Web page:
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Square du Vert GalantTucked away in the heart of Paris, the Square du Vert Galant sits on the western tip of the Ile de la Cité. Its name – which my dictionary amusingly translates as ‘gay old spark’ – is a reference to the raffish king Henri IV, who used to cavort on this spot with some of his many mistresses.

It was Henri who created the Ile de la Cité by joining together three smaller islands and building the Pont Neuf, which joined the two banks of the Seine.

Turned into a public park in 1884, the little green triangle is visible from both sides of the river, and from the Pont Neuf, but it is difficult to work out how to get there (in fact, you follow the signs for the tourist boats Les Vedettes du Pont Neuf down the steps in the centre of the bridge).

Once there, you will find a pleasantly shady little spot, with great views of Paris either side, some mature trees, an odd lump of Canadian rock and some even more oddly-planted flower beds.

It is ideal for a picnic, with a water fountain near the entrance, lots of benches and some lawn. You are so close to the river on the path that surrounds the park, it is almost possible to dangle your feet in the water.

Square du Vert Galant

There is a well-known photo by Robert Doisneau of the park in 1950 as a slice of Parisian life.

Since its creation, a large equestrian statue of Henri IV has looked approvingly over the green spot that bears his name, which is still known as a place for romantic assignations and marriage proposals.

Square du Vert Galant

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Howick Hall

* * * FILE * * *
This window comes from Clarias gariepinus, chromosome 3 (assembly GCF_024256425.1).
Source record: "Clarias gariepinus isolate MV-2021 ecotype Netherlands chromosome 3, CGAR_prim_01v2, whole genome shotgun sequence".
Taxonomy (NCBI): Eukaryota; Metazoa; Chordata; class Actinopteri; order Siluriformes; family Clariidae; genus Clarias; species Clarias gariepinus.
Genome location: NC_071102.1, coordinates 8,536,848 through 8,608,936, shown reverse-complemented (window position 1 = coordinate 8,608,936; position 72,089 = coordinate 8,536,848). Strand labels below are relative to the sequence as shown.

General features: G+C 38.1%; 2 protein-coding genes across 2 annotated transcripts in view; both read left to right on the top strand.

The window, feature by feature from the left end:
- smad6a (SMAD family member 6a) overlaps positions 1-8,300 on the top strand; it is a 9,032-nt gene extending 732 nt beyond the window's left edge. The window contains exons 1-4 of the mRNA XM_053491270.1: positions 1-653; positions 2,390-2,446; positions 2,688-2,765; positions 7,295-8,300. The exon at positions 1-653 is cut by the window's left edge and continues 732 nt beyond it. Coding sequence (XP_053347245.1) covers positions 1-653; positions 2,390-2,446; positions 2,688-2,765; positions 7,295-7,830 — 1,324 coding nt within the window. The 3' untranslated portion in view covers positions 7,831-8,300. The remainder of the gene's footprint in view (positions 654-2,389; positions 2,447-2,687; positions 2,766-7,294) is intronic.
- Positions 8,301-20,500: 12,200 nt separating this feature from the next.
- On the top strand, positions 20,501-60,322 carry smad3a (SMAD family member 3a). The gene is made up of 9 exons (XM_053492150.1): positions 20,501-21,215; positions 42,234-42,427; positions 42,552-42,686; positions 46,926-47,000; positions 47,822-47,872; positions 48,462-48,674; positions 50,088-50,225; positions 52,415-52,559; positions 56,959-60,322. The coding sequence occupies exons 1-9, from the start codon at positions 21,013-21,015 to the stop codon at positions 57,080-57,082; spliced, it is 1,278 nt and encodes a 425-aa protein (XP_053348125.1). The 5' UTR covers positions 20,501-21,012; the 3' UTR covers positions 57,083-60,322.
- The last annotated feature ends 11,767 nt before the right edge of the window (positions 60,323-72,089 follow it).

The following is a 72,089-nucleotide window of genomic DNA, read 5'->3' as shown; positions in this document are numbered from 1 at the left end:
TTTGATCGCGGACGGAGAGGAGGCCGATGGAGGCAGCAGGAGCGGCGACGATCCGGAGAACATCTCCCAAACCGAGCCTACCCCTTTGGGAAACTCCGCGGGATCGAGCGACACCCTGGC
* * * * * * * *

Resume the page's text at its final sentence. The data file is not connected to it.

In the UK last week, we visited Howick Hall, a beautiful 18th century stone property near the Northumberland coast. Its extensive grounds have won several awards and have just been chosen as “garden of the year” by the magazine Gardens Illustrated.

Howick HallPerhaps the accolade raised our expectations a little too high. Photographs suggest that in spring the woodlands are glorious, with bulbs, rhododendrons and many flowering trees. The Gardens Illustrated piece shows a romantic spot with rich autumn colour and mossy greenness under foot, accompanied by Tom Stuart-Smith’s winsome description of Howick as “the ultimate in slow gardening.”

But on a damp day in late July, I was a little underwhelmed. The woodland is indeed a fine mix of ancient trees and new, carefully-labelled plantings. There were some lovely specimens of beech, birch and maple. But during our visit all we could hear was a brace of strimmers noisily removing the meadow grass throughout the arboretum. A gardener advised us to return in autumn to enjoy the woodlands more.

In the gardens near the house, there was some nice perennial planting, but for me the beauty of the house outshone the rather narrow borders. The plants were pretty but not perhaps bold enough for such a glorious spot.

Howick HallHowick HallA cream tea in the new Earl Grey tearooms was accompanied by a view of one of the estate’s red squirrels industriously harvesting nuts from a bird feeder among the filipendula just outside the window.

On our way out, we saw the bog garden, which was at its peak, with big swathes of plants – it was lovely, if perhaps a little too manicured for me.

I suspect that, if we had just stumbled upon the gardens at Howick Hall, we would have been enraptured.

But somehow to me the grounds seemed a little diminished and bewildered in their new “garden of the year” spotlight.Howick Hall